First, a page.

1. Over Two-Thirds of Americans Retire Too Early
2. The Main Sources of Income in Retirement
3. Most Retirees Spend Less Than They Can Afford
4. How Retirees Can Avoid Under-Spending in Retirement
We all know that there is a savings crisis in America. According to the National Institute on Retirement Security (NIRS), the median savings balance of near-retirement households is only around $12,000, while the median saving balance for all working-age households is only around $3,000.
NIRS states that some 45%, or 38 million working-age households, have no retirement savings. Based on 401(k)-type accounts and IRA balances alone, NIRS says some 92% of working households do not meet conservative retirement savings targets for their age and income. Even when counting their entire net worth, 65% still fall short.
While saving trends have started to improve over the last couple of years, we’re still facing a huge shortfall, especially among Baby Boomers of all races who are retiring in droves. No one knows the solution to this dilemma. The obvious answer is that most Americans will need to work longer before they retire.
Yet just the opposite is happening. Americans are retiring earlier and earlier. Recent data show that over half of working Americans are retiring between the ages of 61 and 65, despite their lack of savings. This doesn’t make sense.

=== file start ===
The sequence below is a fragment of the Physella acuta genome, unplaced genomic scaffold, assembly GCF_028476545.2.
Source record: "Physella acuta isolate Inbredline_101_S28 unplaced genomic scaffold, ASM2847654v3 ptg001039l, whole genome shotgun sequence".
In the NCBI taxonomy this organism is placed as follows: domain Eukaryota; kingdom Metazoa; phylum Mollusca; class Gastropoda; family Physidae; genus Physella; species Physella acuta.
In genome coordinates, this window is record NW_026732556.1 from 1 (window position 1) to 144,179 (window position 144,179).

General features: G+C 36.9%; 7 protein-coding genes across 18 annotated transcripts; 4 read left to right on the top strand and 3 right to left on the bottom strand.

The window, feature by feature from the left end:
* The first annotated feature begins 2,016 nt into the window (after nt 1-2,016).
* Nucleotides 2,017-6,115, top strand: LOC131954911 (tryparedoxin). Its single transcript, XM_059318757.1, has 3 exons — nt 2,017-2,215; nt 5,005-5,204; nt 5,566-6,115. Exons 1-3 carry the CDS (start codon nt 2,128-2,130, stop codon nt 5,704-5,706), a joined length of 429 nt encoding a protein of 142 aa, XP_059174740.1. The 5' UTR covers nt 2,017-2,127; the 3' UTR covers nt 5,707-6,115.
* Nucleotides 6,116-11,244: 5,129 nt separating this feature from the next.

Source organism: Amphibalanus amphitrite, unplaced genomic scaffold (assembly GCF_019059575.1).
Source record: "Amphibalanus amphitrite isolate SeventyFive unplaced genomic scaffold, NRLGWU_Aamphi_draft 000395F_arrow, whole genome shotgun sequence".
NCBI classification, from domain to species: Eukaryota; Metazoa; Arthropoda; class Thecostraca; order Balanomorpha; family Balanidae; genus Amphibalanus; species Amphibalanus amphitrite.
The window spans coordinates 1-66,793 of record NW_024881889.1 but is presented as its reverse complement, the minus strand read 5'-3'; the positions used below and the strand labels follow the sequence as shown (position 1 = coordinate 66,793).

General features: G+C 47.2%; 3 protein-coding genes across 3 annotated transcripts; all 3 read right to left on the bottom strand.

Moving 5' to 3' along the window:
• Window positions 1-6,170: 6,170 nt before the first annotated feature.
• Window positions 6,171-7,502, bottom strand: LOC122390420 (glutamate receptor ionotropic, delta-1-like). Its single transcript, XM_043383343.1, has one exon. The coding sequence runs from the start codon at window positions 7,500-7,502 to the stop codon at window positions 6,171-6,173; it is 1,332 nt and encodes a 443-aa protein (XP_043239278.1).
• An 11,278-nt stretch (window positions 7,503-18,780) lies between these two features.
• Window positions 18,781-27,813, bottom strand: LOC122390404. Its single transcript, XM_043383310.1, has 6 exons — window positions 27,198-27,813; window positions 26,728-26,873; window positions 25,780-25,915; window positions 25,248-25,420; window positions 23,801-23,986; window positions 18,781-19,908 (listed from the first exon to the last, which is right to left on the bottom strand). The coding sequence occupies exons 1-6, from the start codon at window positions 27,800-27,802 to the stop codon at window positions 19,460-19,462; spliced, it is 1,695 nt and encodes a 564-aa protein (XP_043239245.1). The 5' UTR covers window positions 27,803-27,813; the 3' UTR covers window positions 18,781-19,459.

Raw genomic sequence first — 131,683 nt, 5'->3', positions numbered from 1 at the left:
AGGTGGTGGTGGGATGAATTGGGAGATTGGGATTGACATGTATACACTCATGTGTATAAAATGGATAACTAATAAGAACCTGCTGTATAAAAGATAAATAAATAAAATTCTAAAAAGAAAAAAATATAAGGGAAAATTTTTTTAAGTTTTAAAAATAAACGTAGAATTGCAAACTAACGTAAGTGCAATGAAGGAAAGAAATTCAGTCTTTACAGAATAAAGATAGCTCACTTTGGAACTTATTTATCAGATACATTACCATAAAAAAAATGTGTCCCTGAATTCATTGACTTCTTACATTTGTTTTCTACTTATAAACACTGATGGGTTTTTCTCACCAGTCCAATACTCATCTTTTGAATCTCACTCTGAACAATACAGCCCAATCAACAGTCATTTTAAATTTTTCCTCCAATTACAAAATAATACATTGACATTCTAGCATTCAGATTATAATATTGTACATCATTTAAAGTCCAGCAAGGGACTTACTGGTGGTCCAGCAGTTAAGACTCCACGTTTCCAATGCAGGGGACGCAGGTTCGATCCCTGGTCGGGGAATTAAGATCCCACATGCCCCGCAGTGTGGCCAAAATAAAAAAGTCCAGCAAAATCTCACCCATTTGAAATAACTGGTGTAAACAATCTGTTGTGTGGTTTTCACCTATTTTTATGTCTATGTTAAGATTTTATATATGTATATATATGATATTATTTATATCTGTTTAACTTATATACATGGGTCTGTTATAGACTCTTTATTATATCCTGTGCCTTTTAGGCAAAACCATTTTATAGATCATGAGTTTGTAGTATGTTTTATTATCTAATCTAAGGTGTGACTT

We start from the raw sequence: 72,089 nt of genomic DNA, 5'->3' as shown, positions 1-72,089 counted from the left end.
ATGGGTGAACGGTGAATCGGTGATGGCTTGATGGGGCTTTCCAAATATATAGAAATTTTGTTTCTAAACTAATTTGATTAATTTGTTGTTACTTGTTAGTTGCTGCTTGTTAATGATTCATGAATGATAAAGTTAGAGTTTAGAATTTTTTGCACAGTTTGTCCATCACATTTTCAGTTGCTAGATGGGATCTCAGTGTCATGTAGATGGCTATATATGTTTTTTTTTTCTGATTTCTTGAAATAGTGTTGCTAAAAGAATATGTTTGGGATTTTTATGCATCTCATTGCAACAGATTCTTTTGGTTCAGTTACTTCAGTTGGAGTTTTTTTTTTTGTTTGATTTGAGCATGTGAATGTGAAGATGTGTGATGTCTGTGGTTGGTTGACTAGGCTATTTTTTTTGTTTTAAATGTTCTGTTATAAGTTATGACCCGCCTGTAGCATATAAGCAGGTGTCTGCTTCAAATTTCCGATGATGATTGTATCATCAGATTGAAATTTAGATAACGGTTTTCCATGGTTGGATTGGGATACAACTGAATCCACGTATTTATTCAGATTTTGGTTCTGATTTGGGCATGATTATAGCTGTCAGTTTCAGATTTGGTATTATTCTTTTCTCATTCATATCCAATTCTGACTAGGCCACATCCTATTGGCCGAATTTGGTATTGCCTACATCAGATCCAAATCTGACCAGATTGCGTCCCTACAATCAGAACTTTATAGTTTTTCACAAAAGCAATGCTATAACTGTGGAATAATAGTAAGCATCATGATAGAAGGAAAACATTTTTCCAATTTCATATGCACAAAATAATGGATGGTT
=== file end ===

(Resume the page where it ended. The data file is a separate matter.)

Even more surprising is another study which found that most retirees in recent years are spending even less each year than they can afford to in retirement. Here again, the reasons are not entirely clear. I’ll try to make sense of them as we go along today.
Over Two-Thirds of Americans Retire Too Early
You’ve heard the horror stories about many Americans retiring with puny nest eggs and little income to live on. Still, data show that more than two-thirds of Americans are out of the full-time workforce by age 66.
Over half of Americans quit working between the ages of 61 and 65, while 18% retire even earlier, according to the data shown below from the LIMRA Secure Retirement Institute. By age 75, almost 90% of Americans have left the labor force, LIMRA says, despite the savings crisis.
The retirement statistics no doubt include some people who can’t find work or who can’t work because of health problems. Still, early retirement usually means an income squeeze. So what gives?
Along with stopping work early, most Americans begin collecting Social Security before their full retirement age, which is 66 for many and rises to 67 for those born after 1960. That’s a bad idea since it reduces the total amount they’ll receive from the government over their lifetimes.
Fortunately, the percentage of those claiming Social Security early has declined in the last few years. That’s good news because monthly benefits rise by roughly 6.5% to 8% a year between ages 62 and 70. Still, in 2014, 57% of men and 64% of women took Social Security early.
Half of leading-edge Baby Boomers, those ages 61 to 69, have fully retired and about 15% of the total US population is now finished with work. Among this group, the presence of a traditional pension or retirement plan is often what separates those considered income-rich from those who are not, according to the latest LIMRA report.